Rev. Judy and Rev. Bev: Peter,Paul and Mary-and James:Homilies for June 29,2014
Here we present two homilies of the feast day of St. Peter and St. Paul. Rev. Beverly Bingle and Rev. Judy Lee, both Roman Catholic Women Priests share their reflections on this day. With somewhat different emphasis they compliment each other in content and present a well-rounded theme for the day: we are church now!
Art Work by Mary Theresa Streck, ARCWP
Rev. Judy Lee’s Homily: A Celebration of Peter, Paul and Mary-and James too! Sun June 29,2014
Opening Prayer–Our loving God, today we celebrate the beginnings of the church and the chief Apostles Peter, Paul and Mary of Magdala, James and others under whose leadership the church was solidly planted to grow throughout the centuries. We pray that we may give ourselves wholly to tending and growing the church that they planted, re-freshed and em-powered by Your most Holy Spirit so that the church may be living, vital and new in our time. Grant this through Jesus your Beloved who lives with you and the Holy Spirit, one God forevermore. Amen.
Acts 12:1-11 Peter is imprisoned and rescued as the people pray fervently
Psalm 34 R. O taste and see that God is good!-The poor cried out and God heard
2 Timothy 4:6-8, 17,18 Paul’s life has been poured out and he is finishing the race
ALLELUIA “Mary…Go to my brothers and sisters and tell them ‘I am returning to my Abba and your Abba, to my God and your God….and she told them…” (John20:17-18)ALLELUIA
The Gospel according to Matthew 16: 13-19 “On bedrock like this I will build my community”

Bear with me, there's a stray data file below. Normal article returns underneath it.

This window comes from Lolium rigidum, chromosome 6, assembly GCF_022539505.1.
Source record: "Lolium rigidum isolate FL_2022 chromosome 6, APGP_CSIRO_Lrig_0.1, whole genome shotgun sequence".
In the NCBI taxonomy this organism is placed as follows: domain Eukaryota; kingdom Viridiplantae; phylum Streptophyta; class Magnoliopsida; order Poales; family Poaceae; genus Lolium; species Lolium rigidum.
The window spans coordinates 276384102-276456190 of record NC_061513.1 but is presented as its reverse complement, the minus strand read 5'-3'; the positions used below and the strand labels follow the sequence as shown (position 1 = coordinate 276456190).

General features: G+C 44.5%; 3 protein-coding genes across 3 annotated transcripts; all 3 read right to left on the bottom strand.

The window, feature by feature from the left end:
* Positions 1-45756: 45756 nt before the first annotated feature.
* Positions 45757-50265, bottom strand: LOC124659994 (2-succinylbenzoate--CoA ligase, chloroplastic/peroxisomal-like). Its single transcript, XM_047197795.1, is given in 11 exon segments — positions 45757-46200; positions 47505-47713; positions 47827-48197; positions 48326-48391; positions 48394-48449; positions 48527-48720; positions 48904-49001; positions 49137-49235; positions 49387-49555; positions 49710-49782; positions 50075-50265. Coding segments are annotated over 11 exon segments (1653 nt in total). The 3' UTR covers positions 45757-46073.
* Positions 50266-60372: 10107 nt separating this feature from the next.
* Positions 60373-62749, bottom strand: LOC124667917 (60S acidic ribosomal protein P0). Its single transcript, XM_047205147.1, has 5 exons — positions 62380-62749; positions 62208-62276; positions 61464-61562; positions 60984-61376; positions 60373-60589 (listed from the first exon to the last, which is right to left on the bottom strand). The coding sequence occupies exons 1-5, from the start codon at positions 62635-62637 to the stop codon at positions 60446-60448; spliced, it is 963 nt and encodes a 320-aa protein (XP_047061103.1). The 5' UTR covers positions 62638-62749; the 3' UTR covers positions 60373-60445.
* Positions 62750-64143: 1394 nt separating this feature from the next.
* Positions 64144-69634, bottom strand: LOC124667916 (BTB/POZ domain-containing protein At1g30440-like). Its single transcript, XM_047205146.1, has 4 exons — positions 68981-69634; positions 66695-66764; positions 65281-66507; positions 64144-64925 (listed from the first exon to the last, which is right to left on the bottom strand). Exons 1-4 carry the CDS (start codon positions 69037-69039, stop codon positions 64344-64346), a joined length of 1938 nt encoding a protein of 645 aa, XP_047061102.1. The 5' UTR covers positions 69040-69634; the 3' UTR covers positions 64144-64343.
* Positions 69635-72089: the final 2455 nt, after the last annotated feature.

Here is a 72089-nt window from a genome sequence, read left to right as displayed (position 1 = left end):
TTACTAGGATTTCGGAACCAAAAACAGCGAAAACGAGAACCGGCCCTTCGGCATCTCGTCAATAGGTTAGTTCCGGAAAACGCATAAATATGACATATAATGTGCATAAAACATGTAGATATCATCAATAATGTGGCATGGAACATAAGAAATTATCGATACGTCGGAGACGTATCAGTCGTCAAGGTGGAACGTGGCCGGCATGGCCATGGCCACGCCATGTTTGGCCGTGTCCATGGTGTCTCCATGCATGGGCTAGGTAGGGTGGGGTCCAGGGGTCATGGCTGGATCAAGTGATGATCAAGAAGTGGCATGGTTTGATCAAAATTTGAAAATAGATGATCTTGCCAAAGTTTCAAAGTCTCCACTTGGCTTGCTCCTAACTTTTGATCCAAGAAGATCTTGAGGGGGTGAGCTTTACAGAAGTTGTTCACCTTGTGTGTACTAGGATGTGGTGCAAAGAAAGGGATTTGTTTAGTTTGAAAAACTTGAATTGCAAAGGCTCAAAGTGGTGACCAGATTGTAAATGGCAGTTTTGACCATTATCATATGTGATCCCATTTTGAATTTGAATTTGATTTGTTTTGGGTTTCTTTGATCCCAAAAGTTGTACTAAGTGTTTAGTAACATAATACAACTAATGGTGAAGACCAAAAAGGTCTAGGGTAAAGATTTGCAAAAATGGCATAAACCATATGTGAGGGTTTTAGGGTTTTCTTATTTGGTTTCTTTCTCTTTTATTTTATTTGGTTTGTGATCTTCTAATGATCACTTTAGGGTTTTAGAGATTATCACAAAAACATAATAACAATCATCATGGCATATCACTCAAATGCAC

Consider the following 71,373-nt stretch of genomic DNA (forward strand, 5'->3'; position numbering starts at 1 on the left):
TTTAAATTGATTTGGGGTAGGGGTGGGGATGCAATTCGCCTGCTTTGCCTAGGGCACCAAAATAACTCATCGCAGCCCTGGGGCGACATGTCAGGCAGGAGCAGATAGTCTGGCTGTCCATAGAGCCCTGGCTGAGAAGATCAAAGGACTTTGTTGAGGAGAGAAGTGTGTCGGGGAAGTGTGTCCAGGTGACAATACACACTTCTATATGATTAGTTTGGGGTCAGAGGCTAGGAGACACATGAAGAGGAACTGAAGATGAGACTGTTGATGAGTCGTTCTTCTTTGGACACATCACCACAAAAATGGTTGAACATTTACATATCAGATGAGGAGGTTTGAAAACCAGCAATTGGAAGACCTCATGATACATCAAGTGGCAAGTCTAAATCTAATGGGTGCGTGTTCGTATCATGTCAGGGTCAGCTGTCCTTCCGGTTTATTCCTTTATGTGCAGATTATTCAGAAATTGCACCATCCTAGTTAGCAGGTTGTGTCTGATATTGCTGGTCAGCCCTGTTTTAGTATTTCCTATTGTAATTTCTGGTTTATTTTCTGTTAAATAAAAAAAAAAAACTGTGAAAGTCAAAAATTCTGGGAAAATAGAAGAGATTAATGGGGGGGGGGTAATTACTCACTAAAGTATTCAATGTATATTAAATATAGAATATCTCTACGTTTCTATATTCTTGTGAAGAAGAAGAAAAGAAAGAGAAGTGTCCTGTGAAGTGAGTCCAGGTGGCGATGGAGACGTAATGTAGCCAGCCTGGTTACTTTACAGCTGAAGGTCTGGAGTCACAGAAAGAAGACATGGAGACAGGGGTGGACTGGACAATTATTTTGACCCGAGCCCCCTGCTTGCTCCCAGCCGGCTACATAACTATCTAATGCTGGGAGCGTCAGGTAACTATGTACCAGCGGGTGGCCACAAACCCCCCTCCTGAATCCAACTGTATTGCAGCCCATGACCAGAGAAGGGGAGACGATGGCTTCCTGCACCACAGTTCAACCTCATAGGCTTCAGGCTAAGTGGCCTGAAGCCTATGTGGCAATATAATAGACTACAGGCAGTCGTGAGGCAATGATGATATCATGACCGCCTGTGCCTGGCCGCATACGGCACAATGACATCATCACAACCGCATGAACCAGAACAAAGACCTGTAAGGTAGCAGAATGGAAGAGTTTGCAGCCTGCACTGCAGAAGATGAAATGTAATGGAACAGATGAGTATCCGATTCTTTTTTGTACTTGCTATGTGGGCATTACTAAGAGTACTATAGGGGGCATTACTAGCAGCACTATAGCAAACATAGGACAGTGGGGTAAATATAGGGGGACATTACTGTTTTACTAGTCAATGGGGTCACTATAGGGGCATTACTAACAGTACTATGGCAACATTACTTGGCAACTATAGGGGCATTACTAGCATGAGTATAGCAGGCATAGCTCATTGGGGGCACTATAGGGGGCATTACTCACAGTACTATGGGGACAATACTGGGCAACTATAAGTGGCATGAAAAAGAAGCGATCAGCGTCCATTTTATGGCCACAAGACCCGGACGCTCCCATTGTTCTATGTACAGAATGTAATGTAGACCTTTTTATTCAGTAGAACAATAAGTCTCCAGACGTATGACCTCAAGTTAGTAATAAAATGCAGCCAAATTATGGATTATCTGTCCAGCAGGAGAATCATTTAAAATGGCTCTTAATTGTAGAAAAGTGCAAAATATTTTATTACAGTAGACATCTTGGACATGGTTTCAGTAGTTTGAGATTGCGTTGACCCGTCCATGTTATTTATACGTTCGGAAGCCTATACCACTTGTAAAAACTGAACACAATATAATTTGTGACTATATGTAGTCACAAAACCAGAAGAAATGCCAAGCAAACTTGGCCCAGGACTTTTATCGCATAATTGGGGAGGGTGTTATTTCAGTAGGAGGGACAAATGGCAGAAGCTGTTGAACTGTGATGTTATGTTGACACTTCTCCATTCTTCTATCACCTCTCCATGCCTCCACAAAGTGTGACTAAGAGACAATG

A few years back there was a wonderful folk singing group called Peter, Paul and Mary. You may remember them singing “If I had a Hammer, I’d hammer out justice… I’d hammer out the love between my brothers and my sisters all over this world.” The energetic blending and harmony of the male and female voices was their hallmark. Peter and Paul were nothing without Mary. I wish the church knew this! For today again we have a feast day for Peter and Paul and not even a mention of Mary of Magdala who was every bit the leader and authority they were. Partly she is omitted because she is a woman and partly she is omitted because she taught some of Jesus’ less well known teachings that were in conflict, it seems, with the party line, the accepted doctrine of the church after the 4th century and the Council of Nicea. James, the brother of Jesus who headed the church in Jerusalem and was actually thereby senior to Peter is also not mentioned. And without him the Judaic base of Christianity is in danger of minimization and loss. We have to remember that the winners of debates, doctrinal and otherwise, write the final story. Yet, the Spirit still speaks and the story is still being written.